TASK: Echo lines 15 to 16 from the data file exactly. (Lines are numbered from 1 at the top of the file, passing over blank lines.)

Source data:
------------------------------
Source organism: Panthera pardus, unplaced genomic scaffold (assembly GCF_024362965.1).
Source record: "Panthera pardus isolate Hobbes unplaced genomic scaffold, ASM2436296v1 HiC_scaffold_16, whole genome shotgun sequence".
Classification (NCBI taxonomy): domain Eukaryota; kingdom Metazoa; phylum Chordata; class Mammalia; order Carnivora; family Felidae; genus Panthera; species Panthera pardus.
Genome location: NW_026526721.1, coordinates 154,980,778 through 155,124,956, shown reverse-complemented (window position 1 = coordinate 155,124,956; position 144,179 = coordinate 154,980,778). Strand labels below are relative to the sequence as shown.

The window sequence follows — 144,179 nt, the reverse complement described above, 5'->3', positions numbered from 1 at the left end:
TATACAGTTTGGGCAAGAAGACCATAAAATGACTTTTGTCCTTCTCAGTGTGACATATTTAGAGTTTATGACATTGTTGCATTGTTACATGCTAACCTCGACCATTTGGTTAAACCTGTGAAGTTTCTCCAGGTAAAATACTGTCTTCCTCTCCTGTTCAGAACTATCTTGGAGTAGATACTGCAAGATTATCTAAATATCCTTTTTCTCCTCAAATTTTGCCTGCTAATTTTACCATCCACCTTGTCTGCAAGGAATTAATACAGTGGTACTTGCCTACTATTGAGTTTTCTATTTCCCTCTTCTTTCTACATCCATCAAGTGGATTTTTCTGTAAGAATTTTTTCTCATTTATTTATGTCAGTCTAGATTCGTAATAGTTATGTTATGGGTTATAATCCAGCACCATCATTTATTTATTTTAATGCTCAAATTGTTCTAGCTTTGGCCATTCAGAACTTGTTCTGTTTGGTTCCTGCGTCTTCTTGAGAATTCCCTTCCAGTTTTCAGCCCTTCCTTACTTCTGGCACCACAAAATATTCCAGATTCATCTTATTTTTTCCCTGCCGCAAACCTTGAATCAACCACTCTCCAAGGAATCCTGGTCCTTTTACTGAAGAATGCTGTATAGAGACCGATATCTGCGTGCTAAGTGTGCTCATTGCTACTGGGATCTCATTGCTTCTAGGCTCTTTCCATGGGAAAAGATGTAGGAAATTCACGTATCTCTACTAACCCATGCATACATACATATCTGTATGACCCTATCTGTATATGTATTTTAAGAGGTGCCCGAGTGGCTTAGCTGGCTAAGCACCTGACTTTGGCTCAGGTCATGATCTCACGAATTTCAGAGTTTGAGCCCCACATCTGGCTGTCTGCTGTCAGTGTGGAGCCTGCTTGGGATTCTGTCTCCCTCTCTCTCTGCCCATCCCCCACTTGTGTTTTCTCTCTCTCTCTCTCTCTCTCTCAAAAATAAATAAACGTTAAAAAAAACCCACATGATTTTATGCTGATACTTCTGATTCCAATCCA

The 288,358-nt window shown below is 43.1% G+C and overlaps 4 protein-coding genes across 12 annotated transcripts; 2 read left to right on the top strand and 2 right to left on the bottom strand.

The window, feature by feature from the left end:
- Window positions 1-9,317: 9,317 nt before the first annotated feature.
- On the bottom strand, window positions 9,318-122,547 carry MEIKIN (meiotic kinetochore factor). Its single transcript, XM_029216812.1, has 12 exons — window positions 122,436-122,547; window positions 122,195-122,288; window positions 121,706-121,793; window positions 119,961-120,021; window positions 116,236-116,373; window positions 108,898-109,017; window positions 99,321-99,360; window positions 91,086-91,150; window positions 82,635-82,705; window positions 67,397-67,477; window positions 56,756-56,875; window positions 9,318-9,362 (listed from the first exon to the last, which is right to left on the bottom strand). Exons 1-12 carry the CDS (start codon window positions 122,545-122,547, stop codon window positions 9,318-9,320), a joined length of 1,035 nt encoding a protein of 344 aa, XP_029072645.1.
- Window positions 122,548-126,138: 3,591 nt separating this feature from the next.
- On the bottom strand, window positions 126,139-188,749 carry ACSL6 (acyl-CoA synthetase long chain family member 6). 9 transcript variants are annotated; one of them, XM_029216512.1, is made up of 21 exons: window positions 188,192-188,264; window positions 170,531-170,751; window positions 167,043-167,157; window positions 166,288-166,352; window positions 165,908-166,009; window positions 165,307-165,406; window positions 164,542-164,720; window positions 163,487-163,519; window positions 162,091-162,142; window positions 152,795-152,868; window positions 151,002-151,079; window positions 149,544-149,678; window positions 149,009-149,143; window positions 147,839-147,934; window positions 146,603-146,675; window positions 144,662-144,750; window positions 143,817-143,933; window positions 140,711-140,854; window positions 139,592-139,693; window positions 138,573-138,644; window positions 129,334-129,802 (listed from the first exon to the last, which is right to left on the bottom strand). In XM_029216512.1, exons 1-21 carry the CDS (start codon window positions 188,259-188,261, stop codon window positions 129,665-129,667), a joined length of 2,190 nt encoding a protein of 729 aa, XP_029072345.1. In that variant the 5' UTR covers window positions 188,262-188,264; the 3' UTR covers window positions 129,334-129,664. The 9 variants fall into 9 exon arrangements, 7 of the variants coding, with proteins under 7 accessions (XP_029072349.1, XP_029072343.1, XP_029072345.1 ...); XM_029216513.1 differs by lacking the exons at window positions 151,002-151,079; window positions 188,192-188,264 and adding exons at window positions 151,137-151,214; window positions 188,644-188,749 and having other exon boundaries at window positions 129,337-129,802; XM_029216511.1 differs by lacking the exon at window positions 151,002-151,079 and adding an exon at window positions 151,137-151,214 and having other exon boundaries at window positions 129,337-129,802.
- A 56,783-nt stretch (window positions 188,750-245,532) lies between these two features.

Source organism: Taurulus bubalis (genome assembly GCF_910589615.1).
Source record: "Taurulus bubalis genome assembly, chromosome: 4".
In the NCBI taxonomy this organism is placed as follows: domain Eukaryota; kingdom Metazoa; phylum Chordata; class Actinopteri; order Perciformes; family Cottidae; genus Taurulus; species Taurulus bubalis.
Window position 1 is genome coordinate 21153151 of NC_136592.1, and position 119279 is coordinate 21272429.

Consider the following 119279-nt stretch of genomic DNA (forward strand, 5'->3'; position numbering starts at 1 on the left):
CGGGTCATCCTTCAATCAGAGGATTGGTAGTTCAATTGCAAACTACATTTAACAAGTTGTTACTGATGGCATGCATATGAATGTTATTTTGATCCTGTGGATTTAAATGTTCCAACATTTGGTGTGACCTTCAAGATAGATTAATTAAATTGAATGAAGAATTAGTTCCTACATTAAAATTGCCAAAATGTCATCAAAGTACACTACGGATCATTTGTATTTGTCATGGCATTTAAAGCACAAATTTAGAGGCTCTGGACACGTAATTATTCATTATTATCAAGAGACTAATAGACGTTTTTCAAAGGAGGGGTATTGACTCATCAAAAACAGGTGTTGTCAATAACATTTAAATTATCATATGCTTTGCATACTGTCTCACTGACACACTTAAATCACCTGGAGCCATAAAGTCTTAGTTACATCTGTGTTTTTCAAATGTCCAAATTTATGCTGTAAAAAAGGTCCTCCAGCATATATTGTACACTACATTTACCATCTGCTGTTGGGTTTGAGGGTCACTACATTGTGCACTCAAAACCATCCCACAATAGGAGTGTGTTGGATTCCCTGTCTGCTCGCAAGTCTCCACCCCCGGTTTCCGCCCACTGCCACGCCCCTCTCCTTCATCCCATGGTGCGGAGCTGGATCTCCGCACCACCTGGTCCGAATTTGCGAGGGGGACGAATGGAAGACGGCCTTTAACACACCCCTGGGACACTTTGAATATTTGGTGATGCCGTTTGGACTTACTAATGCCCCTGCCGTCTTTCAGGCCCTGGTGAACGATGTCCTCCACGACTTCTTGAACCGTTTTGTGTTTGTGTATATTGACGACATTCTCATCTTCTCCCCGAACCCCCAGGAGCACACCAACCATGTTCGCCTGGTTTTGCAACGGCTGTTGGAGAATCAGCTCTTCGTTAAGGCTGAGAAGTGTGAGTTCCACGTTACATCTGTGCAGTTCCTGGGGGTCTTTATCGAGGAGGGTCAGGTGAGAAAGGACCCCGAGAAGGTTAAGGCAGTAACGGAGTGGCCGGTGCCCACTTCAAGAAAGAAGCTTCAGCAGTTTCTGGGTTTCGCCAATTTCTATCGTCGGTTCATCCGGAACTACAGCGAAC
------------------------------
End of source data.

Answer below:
Source record: "Taurulus bubalis genome assembly, chromosome: 4".
In the NCBI taxonomy this organism is placed as follows: domain Eukaryota; kingdom Metazoa; phylum Chordata; class Actinopteri; order Perciformes; family Cottidae; genus Taurulus; species Taurulus bubalis.